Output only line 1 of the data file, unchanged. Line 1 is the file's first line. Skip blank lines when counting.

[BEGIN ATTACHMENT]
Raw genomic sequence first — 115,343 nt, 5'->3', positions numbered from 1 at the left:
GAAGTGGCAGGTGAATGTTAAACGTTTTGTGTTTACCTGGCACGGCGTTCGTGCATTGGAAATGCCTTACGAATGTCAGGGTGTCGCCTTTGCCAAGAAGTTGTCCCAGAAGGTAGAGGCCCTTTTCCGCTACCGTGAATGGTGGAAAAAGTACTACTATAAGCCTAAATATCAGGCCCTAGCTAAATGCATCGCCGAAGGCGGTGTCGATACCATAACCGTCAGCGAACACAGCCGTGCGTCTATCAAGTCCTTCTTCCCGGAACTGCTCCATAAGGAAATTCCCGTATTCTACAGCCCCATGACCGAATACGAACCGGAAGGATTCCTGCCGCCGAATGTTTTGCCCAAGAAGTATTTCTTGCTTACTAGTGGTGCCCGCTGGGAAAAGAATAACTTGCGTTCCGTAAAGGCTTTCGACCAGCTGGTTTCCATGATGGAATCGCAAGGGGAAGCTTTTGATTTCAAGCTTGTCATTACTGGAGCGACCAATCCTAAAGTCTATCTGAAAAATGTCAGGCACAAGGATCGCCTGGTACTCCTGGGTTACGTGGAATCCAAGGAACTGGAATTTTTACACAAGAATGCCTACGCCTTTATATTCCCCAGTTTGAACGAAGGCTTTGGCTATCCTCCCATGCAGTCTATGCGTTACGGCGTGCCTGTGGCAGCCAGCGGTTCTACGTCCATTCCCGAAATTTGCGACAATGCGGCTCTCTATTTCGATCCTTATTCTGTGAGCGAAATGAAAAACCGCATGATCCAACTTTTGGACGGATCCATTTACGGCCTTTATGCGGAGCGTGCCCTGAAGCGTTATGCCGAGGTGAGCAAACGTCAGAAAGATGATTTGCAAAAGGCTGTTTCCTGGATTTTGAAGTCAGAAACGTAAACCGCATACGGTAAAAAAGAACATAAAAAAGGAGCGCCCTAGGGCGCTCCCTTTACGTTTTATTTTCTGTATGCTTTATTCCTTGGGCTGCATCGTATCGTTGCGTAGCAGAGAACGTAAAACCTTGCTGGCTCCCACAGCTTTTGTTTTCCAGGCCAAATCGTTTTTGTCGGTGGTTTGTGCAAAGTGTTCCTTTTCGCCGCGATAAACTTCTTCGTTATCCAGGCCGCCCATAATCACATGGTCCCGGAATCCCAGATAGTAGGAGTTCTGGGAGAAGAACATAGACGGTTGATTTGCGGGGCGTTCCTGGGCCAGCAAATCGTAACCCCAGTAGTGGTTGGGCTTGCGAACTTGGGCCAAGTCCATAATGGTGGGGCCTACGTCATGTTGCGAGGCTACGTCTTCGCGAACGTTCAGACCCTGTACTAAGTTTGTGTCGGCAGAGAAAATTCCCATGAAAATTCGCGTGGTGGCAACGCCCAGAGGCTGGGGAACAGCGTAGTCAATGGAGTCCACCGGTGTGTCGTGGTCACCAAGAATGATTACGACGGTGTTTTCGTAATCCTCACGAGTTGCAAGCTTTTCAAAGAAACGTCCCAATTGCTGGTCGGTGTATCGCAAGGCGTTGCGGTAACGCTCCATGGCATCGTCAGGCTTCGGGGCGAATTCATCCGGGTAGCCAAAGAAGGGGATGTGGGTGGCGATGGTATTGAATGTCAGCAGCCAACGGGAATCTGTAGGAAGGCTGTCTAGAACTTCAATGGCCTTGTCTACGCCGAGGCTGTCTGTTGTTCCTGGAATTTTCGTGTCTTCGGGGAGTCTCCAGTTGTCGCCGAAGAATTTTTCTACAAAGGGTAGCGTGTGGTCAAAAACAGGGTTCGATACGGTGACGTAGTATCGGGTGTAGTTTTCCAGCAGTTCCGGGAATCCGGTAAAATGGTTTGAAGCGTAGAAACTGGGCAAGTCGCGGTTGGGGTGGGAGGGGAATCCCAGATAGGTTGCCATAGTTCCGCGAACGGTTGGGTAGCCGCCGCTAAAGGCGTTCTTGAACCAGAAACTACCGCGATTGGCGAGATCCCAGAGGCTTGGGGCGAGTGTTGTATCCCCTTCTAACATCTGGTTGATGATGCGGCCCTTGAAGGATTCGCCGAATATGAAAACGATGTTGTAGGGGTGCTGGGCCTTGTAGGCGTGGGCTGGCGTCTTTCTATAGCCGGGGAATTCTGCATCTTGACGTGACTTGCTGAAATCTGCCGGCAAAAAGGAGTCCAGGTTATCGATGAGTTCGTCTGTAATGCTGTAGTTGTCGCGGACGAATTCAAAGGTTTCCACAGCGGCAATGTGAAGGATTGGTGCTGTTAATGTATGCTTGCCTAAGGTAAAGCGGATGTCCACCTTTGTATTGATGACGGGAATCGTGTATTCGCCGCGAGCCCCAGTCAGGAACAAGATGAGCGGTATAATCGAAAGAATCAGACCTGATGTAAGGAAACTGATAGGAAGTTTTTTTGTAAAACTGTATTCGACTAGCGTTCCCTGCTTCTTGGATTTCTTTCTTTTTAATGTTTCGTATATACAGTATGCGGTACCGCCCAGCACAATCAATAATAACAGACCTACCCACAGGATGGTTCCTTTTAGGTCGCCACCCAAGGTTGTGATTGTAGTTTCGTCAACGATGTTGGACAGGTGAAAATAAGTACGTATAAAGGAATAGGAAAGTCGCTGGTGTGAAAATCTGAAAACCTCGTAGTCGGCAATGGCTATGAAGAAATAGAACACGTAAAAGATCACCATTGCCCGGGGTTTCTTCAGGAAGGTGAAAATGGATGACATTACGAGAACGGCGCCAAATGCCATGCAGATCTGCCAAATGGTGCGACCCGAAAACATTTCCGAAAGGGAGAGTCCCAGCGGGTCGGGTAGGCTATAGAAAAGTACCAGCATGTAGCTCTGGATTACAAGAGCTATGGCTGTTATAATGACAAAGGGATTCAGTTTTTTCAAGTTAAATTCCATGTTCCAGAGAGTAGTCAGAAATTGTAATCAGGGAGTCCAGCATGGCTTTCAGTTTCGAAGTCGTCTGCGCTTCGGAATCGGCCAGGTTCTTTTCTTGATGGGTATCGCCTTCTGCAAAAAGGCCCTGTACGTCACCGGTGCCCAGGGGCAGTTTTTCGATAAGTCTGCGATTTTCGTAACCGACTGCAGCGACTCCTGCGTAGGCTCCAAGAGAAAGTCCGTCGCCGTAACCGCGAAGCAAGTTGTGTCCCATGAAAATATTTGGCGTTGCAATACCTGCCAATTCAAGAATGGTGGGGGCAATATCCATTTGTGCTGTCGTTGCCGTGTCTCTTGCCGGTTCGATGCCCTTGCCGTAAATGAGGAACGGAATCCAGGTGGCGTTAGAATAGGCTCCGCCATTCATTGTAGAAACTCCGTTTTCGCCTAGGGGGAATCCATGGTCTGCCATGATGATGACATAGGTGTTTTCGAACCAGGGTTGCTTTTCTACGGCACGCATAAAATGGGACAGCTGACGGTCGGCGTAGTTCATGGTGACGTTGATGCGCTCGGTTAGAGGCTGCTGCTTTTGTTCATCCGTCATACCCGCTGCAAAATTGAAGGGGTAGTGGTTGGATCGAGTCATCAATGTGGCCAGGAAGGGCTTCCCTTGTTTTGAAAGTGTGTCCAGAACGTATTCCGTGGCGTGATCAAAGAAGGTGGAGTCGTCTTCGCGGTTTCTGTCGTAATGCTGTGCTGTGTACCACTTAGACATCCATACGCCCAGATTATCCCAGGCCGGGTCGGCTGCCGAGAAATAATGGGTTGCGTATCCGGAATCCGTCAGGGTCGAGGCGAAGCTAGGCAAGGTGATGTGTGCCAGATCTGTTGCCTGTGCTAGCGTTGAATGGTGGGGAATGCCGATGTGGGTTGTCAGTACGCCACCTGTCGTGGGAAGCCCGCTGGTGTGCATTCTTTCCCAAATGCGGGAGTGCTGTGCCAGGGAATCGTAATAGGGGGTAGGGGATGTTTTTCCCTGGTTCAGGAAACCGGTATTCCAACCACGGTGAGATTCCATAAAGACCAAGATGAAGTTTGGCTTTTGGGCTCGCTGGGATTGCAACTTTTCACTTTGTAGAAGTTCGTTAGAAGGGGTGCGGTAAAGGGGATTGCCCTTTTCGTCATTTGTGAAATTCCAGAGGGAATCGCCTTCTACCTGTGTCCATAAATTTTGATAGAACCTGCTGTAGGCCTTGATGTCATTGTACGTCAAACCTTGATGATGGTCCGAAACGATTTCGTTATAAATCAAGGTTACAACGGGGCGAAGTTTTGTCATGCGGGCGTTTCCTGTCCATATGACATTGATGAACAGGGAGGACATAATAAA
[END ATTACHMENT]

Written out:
Raw genomic sequence first — 115,343 nt, 5'->3', positions numbered from 1 at the left: